The ins and outs of efficiency — today!
You may “love logistics,” as current UPS ads insist, but you may be lonely in your amour. In fact, according to Bob Armstrong, president of Armstrong Trade and Logistics Advisory Services (ATLAS) and president of the Chartered Institute of Logistics and Transportation North America, “I’m not sure if a lot of manufacturers even know what logistics means, or even a lot of us so-called experts.”
Nevertheless, most businesses in the wood industry know they want streamlined operations that are efficient at transforming raw materials into finished goods at a low cost. That’s a relatively specific definition of logistics, as well as a common goal of most value-added wood producers.
Armstrong has been consulting in Canada and across the globe for decades, including in the wood sector. He believes that one very important factor in pursuing the goal of logistics in our industry is dealing with the very nature of the kinds of products being produced. According to Armstrong, “Many wood manufacturers produce goods that take up a lot of space but don’t weigh as much in comparison to other shipped goods — products like furniture and cabinets. This constitutes a basic logistical challenge for these businesses. In my experience, overcoming it is the first step towards streamlining a business.”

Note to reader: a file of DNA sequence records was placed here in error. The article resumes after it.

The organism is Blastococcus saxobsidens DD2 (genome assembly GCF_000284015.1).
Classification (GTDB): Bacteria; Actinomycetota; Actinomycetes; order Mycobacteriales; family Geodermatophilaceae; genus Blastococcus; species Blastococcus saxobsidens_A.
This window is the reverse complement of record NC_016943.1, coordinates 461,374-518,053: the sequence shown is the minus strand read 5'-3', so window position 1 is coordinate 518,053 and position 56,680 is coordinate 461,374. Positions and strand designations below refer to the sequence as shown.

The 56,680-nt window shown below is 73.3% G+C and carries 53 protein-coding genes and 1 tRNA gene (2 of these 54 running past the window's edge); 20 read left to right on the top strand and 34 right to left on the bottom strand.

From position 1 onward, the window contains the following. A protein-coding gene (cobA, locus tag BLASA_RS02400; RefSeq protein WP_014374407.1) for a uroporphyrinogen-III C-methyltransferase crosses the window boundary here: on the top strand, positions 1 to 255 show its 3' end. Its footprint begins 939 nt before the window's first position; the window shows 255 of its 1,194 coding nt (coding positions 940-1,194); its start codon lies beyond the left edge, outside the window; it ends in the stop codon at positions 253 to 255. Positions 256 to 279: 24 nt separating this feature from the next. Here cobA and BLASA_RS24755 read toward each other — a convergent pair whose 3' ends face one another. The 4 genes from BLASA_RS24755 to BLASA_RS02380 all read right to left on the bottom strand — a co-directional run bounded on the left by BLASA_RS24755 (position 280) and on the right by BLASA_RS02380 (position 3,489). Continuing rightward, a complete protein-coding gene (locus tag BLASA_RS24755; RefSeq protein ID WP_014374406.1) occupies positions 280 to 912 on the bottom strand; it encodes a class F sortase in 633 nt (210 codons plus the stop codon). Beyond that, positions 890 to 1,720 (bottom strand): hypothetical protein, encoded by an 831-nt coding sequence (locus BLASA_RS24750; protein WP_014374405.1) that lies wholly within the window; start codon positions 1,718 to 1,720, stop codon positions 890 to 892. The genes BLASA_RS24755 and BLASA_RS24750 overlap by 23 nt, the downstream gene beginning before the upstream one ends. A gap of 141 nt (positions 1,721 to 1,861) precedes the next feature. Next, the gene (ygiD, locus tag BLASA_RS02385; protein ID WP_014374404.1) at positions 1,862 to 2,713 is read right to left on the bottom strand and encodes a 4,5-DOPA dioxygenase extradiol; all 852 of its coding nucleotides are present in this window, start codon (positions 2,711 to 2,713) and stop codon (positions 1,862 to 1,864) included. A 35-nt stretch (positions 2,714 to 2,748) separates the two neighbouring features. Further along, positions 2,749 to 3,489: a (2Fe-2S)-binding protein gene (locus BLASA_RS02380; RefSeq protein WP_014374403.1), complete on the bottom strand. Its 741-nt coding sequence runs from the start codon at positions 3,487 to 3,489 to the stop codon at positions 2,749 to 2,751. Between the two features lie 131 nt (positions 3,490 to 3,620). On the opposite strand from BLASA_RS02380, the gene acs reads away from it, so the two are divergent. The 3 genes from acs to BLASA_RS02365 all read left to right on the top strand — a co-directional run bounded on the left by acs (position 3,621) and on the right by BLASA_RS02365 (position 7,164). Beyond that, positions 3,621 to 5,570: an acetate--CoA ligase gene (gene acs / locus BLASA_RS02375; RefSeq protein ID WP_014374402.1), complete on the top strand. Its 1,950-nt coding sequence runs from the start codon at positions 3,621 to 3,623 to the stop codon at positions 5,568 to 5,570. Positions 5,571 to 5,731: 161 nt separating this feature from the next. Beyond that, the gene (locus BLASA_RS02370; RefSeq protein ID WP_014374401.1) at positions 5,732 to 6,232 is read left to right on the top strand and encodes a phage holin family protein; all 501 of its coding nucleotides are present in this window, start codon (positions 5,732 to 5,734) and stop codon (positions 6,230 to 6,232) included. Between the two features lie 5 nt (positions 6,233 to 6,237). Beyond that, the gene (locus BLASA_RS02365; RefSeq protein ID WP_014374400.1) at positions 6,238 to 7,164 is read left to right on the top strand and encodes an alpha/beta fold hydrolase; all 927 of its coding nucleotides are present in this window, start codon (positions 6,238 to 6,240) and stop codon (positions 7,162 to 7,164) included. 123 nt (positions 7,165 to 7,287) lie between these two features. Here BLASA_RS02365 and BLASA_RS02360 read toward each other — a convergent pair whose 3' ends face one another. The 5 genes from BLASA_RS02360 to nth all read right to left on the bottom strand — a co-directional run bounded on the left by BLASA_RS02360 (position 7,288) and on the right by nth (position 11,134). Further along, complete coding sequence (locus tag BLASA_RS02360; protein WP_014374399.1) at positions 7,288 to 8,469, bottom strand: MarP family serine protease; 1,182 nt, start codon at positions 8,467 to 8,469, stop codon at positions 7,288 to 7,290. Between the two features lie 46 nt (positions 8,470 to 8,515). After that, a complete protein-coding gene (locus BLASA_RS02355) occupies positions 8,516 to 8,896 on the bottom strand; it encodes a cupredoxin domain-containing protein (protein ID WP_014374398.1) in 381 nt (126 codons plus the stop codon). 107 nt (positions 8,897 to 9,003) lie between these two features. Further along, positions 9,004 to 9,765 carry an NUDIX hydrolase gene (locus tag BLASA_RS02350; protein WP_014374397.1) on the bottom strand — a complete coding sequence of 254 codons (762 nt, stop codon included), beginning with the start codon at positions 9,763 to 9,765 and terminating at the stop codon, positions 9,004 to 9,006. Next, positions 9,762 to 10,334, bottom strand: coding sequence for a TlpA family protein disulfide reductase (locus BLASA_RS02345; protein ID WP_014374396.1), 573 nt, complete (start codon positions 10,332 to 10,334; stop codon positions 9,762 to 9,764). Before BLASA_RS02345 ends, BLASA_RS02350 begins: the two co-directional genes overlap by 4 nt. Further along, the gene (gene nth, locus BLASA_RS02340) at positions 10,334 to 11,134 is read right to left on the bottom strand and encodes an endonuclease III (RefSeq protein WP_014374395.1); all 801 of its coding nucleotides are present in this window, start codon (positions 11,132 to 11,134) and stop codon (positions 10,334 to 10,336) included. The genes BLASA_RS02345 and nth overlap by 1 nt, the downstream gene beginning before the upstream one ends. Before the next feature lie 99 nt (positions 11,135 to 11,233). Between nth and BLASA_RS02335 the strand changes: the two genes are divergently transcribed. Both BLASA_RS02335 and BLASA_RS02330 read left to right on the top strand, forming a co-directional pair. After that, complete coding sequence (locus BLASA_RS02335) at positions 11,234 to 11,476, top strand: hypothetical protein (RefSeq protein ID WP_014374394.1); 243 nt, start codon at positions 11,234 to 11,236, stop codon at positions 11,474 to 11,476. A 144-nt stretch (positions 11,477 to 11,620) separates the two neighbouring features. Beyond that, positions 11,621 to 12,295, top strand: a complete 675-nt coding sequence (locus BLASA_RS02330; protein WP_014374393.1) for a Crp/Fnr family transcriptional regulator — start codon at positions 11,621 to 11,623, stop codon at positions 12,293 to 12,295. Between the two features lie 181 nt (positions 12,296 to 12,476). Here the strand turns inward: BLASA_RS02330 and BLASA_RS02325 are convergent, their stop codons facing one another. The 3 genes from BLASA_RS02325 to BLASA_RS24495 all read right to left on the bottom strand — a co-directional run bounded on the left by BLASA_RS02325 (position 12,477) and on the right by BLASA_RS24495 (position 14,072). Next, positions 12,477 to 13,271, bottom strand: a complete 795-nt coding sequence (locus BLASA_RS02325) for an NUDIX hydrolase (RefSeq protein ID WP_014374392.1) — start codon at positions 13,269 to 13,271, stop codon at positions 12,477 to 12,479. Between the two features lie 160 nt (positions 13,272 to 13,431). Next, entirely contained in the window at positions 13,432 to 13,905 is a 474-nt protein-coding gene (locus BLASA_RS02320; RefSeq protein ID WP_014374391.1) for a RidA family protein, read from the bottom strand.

So how does a wood business overcome this basic challenge? Armstrong believes the formula for logistical success involves a combination of knowledge, planning and communications. According to him, “Whether you’re on your own or hire consultants, you have to know how your products go from point A to point B, and then communicate with the people that make that happen.” Such people include shipping carriers, freight forwarders, customs brokers, or anyone else that is outside your company but still presiding over a crucial component of your business.
As Armstrong explains it, “If you’re not constantly communicating with these people, you’re putting at risk the viability of your operations. Pick up the phone. Meet with them. It will help solve problems down the line.”